July 07, 2003
Books: Alan Furst: Dark Star

Alan Furst (1991), Dark Star (New York: Houghton Mifflin: 0006511317). When I talk to practically any of my undergraduates these days, I have a nearly impossible task to do when I try to convince them that the twentieth century has, after all, ended much better than it might have been. The half-full undergraduates talk of how wonderful and advanced our industrial civilization is, and how human progress to this point was nearly inevitable. The half-empty undergraduates talk about poverty in the developing world, inequality, and injustice, and seem deaf to the idea that the world we live in is much better than the world that we seemed headed for during the second quarter of this century. The Great Depression. Stalin's purges. World War II. Hitler's genocides--they have read about these, but they are not *real*, and the idea that for decades people thought that the forces headed by Stalin or by Hitler were the wave of the future (or the last chance to stop an even greater evil) does not penetrate below the surface. So the next time I teach a course on the entire politico-economic history of the twentieth century, I think I may assign Alan Furst's novel Dark...

Posted by DeLong at 09:49 PM

September 01, 2002
The New German Problem

Project Syndicate: The New German Problem: J. Bradford DeLong : September 2002 As Germany prepares to elect its next Chancellor, the two main candidates, Gerhard Schroeder and Edmund Stoiber, agree on one thing: unemployment must be reduced. Over the past two decades, high unemployment has transformed Europe in general and Germany in particular into a sociological time bomb. What will the unemployed - especially the long-term unemployed with only dim memories of integration into the world of work - do with themselves and their time? What will happen to confidence in governments that can not solve the problem? It is easy to forget that little more than 50 years ago, Europe was the world's most violent continent. Europeans spent the previous forty years slaughtering each other on a scale unprecedented in human history. Against this backdrop, Western Europe after 1950 was remarkably peaceful and stable, even taking into account the fall of the French Fourth Republic and the transitions from dictatorship to democracy in Portugal, Spain, and Greece. The most remarkable transformation of all was that of the Federal Republic of Germany. Anyone familiar with German history since 1800 is still astonished at the enthusiasm with which the nation that...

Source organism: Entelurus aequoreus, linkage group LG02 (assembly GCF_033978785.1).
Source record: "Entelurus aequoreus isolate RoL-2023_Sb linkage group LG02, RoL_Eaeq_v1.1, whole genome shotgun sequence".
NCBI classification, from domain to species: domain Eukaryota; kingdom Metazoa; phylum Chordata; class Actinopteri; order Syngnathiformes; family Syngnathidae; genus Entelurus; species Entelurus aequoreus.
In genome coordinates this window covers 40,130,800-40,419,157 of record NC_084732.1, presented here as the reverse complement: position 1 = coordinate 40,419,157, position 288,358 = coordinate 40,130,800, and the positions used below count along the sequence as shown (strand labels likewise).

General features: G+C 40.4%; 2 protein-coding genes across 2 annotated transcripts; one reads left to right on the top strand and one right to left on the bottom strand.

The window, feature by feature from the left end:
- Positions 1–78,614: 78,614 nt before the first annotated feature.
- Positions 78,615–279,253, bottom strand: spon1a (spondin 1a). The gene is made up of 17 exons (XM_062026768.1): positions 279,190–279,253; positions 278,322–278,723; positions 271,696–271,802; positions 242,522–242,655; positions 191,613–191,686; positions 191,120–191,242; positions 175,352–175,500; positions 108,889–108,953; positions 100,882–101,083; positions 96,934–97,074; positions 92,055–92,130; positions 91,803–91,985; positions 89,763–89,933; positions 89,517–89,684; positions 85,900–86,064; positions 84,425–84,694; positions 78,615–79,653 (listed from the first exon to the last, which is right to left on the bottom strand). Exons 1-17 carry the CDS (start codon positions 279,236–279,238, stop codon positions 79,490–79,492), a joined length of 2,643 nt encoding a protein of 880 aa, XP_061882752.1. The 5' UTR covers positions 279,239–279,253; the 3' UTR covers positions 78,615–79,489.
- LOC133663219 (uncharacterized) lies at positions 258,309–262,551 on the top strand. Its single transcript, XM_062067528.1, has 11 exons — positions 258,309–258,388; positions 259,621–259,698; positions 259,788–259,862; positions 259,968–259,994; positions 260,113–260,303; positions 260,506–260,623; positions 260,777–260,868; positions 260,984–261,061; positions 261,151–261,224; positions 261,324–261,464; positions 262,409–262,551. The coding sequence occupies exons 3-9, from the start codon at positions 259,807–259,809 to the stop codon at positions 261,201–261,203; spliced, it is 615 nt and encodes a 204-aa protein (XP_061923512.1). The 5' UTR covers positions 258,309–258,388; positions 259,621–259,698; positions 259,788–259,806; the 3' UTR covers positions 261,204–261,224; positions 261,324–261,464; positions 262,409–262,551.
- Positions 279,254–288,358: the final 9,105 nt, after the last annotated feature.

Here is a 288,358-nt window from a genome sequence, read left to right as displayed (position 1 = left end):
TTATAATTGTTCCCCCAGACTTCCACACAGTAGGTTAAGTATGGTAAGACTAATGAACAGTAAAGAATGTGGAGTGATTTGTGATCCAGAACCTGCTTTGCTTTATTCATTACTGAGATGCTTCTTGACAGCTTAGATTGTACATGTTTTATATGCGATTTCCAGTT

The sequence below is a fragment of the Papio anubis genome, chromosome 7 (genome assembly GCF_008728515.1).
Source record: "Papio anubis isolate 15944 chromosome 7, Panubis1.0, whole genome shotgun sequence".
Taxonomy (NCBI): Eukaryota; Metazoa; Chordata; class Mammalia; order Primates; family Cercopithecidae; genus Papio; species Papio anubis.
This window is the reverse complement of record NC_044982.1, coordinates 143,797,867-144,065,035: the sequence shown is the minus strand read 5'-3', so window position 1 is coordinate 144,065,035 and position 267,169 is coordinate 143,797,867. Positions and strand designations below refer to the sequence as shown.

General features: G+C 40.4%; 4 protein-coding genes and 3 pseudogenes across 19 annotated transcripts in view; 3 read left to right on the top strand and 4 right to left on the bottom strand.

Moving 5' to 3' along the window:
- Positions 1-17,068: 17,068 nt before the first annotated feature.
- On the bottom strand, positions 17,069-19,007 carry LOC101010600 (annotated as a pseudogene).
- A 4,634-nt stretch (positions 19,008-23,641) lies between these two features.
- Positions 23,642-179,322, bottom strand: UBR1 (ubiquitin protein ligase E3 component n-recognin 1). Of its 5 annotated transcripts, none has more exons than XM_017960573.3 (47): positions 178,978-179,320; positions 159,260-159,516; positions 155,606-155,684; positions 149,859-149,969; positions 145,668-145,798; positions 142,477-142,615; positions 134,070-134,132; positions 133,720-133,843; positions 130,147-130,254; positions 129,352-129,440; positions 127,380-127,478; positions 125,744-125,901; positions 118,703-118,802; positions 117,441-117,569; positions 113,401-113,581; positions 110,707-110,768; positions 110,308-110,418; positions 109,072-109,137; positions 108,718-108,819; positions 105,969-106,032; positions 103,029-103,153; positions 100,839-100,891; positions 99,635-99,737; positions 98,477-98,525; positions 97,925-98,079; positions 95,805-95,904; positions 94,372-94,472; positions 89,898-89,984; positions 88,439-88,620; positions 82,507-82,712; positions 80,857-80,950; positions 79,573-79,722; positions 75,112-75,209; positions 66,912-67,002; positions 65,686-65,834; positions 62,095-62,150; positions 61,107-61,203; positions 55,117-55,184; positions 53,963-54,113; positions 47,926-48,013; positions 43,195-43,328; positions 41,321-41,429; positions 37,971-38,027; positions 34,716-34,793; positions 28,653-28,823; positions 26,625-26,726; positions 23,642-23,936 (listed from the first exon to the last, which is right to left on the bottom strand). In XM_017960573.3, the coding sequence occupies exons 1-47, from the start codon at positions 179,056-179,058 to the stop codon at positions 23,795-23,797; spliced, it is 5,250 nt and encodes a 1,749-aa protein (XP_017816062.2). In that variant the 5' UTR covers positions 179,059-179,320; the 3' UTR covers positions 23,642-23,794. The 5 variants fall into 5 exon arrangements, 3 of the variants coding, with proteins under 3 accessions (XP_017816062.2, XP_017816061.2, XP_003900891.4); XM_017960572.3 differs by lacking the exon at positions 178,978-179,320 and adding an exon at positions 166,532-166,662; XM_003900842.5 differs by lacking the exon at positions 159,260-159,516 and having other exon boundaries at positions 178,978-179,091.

Posted by DeLong at 04:44 PM

August 29, 2002
A Cautionary Tale

British Admiral Sandy Woodward -- commander of the Falklands naval battle group during Britain's war with Argentina in the 1980s -- tells the story of a pre-Falklands naval exercise in which he, with one British destroyer, three frigates, and four Exocet missiles, 'sank' the US fleet carrier Coral Sea. A cautionary tale: I was clear in my mind what I wanted to practise: the US battle group, with all its escorts and aircraft, was to take up positions well out to sea. Their job was to stop my force from getting through their guard to 'sink' their carrier before they 'sank' us. Admiral Brown was happy enough with that -- if you had been in his position, you would have been too. He could spot an enemy surface ship more than two hundred miles away, track it at his leisure, and strike it at a comfortable range with any six of his missile-launching attack aircraft. And that was only the first layer of his defence. By any modern military standard, he was well-nigh impregnable. I had Glamorgan and three frigates, plus three Royal Fleet Auxiliary ships, two of which were tankers and the third, a stores ship. The frigates were...

Posted by DeLong at 01:52 AM

August 14, 2002
Koba and Adolf the Dread

Matthew Yglesias clearly stays up far, far too late and takes the very reasonable position that "Stalin was clearly a very, very, very, very bad man and the USSR was a very, very, very, very bad thing," and announces that he has no interest in debating whether or not Stalin was just as bad as Hitler or not. I think that he misses the point that there is an important historical question that turns on whether Stalin was just #2 or is tied for #1 in the competition for most evil moral monster of the twentieth century. You see, the belief that Stalin was just as bad as Hitler entails the belief that Roosevelt's and Churchill's policies toward the end of World War II were criminally in error. Consider World War II in Europe toward the end of 1943. The Italian government has changed sides. The tide has clearly turned against Nazi Germany. At that point Roosevelt and Churchill could have offered Hitler a deal: the Nazis evacuate the West--Norway, Denmark, Belgium, Holland, Luxemburg, France, Italy--and in return Britain and the U.S. make peace. Hitler would in all likelihood have accepted. What would have been gained by such a deal?...

Posted by DeLong at 08:09 AM

May 16, 2002
The Fall of France, 1940

Josh Marshall writes: "I really, really, really want to recommend a book to you. It's called Strange Victory: Hitler's Conquest of France and it's by Ernest R. May, a highly respected diplomatic historian. There are two reasons why this book is so good. The first is that it is just a marvelously engrossing narrative of one of the most pivotal moments of the 20th Century..."

Posted by DeLong at 02:52 PM

April 08, 2002
Robert Skidelsky

In a bold pre-emptive strike, the American economist Bradford DeLong has posted a rejoinder to my theme on his home Web page...

Posted by DeLong at 04:01 PM